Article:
If Anderson in '80 is like Wallace in '68
What does Anderson versus closely matched Carter and Reagan in 1980 have in common with Wallace versus closely matched Humphrey and Nixon in 1968? Everyone following presidential elections knows that Humphrey lost to Nixon by a mere seven-tenths of a point in the popular vote, Humphrey 42.7, Nixon 43.4 , and Wallace 13.5; but the electoral college divided more widely, 301 for Nixon , 191 for Humphrey, and 46 for Wallace. If you want the historical setting for the way Congressman Anderson could influence the coming possibly close election, take a look at the role Wallace's independent candidacy played in the very close election in 1968.
Ths history of independent candidates is not a record of success, except in their ability to split the major party vote. In this century there have been two outstanding efforts by independent candidates, by Theodore Roosevelt in 1912 and by Robert LaFollette in 1924. Roosevelt drew a large number of Republican voters away from Taft, which resulted in the election of Woodrow Wilson -- with Wilson 42 percent. Taft 27 percent, and Roosevelt 23 percent. Im 1924 Coolidge received a larger vote than the combined vote of his two major opponents.
The common view of Nixon's victory over Humphrey in 1968 is that Humphrey was hurt by public reaction to United States participation in the unpopular war in Vietnam, a war that he supported publicly not wishing to break with President Johnson. When he did break with Johnson, it was too late. But the real explanation of Humphrey's loss to Nixon by a mere seven-tenths of a point lies elsewhere, in the diversion of Democratic support to the independent party headed by Governor Wallce.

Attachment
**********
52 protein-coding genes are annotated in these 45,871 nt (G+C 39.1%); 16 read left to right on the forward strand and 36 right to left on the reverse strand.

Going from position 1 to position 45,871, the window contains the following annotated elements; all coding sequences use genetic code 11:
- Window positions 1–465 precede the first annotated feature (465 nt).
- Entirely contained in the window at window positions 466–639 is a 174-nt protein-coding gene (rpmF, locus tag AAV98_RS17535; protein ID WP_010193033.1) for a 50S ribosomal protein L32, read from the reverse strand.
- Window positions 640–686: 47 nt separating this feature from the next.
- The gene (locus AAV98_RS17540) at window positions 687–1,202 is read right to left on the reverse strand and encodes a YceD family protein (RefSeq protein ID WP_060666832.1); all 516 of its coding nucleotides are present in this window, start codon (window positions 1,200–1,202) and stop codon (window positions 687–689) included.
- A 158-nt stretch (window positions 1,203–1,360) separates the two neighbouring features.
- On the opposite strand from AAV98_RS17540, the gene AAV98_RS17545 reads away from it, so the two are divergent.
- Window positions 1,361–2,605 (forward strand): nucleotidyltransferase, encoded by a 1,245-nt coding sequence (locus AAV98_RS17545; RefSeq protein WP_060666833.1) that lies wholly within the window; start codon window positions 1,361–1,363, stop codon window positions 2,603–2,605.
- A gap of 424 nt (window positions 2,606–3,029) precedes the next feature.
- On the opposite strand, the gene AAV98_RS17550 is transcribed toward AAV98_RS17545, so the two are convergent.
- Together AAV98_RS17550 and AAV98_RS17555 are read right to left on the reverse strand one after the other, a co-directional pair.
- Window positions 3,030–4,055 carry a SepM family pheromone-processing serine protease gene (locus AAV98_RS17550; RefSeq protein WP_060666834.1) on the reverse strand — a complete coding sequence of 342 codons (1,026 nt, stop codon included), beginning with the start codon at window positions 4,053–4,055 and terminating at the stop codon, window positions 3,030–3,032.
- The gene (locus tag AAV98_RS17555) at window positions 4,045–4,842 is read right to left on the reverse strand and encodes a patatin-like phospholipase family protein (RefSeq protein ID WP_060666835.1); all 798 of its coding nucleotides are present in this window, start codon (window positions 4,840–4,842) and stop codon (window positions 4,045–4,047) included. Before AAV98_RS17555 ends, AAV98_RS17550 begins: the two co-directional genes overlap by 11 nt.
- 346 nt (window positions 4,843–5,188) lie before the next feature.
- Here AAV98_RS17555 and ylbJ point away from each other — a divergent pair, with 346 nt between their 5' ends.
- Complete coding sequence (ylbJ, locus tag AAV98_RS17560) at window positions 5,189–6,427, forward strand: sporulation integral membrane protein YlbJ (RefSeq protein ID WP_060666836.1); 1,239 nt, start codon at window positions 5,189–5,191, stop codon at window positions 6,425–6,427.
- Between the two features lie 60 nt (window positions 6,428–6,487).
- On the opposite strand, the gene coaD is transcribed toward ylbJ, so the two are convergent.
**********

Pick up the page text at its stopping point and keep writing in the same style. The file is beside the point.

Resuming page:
What is generally overlooked is that Nixon on election day received practically the same percentage as his rating in the polls both before and after the conventions. It was Humphrey's rating that went through a sharp gyration.In May-June, 1968, he rated ahead of Nixon. By September he had dropped to less than 30 percent, 15 points below Nixon. But this loss was not a shift to Nixon; it was caused by a shift from Humphrey to Wallace, who by that time stood about 25 percent in the polls. This interplay between Wallace and Humphrey suport was again confirmed by the fact that Humphrey's recovery to nearly 43 percent on election day reflects the decline in Wallace's support down to 13 percent.
One view of the Humprey recovery from the Wallace impact is that, had the campaign lasted one more day, Humphrey would have won over Nixon by probably a point or so. But it may be asked if that would have been enought to shift the electoral vote margin in Humphrey's favor. In the electoral vote of 301 for Nixon and 191 for Humphrey, a spread of 110. Humphrey needed only 56 of the 110 to beat Nixon.
In what states did Wallace stand in Humphrey's way to victory? Surprisingly, in not more than two or three states. In California, where Humphrey lost to Nixon, Wallace received nearly seven percent of the vote. Less than half of this, had it gone to Humphrey, would have given Humphrey California's 44 electoral votes. And in Illinois, where Wallace received 8.5 percent of the vote, a shift here too of about 3 percent would have yielded Humphrey another 26 electoral votes and Humphrey would have been elected.
Or take another possibility, as indicated by the votes of Illinois, Missouri, and Ohio. In Missouri Wallace received 11 percent of the popular vote, but a shift of only one point would have closed the very narrow gap between the Nixon and Humphrey votes and added 12 electoral votes to Humphrey's column. In Ohio, where Wallace received 12 percent of the vote, a shift of a little over 2 percent to Humphrey would have given him 26 electoral votes. These minor shifts from Wallace to Humphrey in these three states would have been more than enough to elect Humphrey.
It is of course too early for a firm estimate of Anderson's support on election day. Will he draw more support from otherwise Democratic voters than from Republic? But it is not too early to bear in mind that, if his support comes more from the Republic than the Democratic side, unlike Wallace in 1968 he could help elect the Democratic candidate.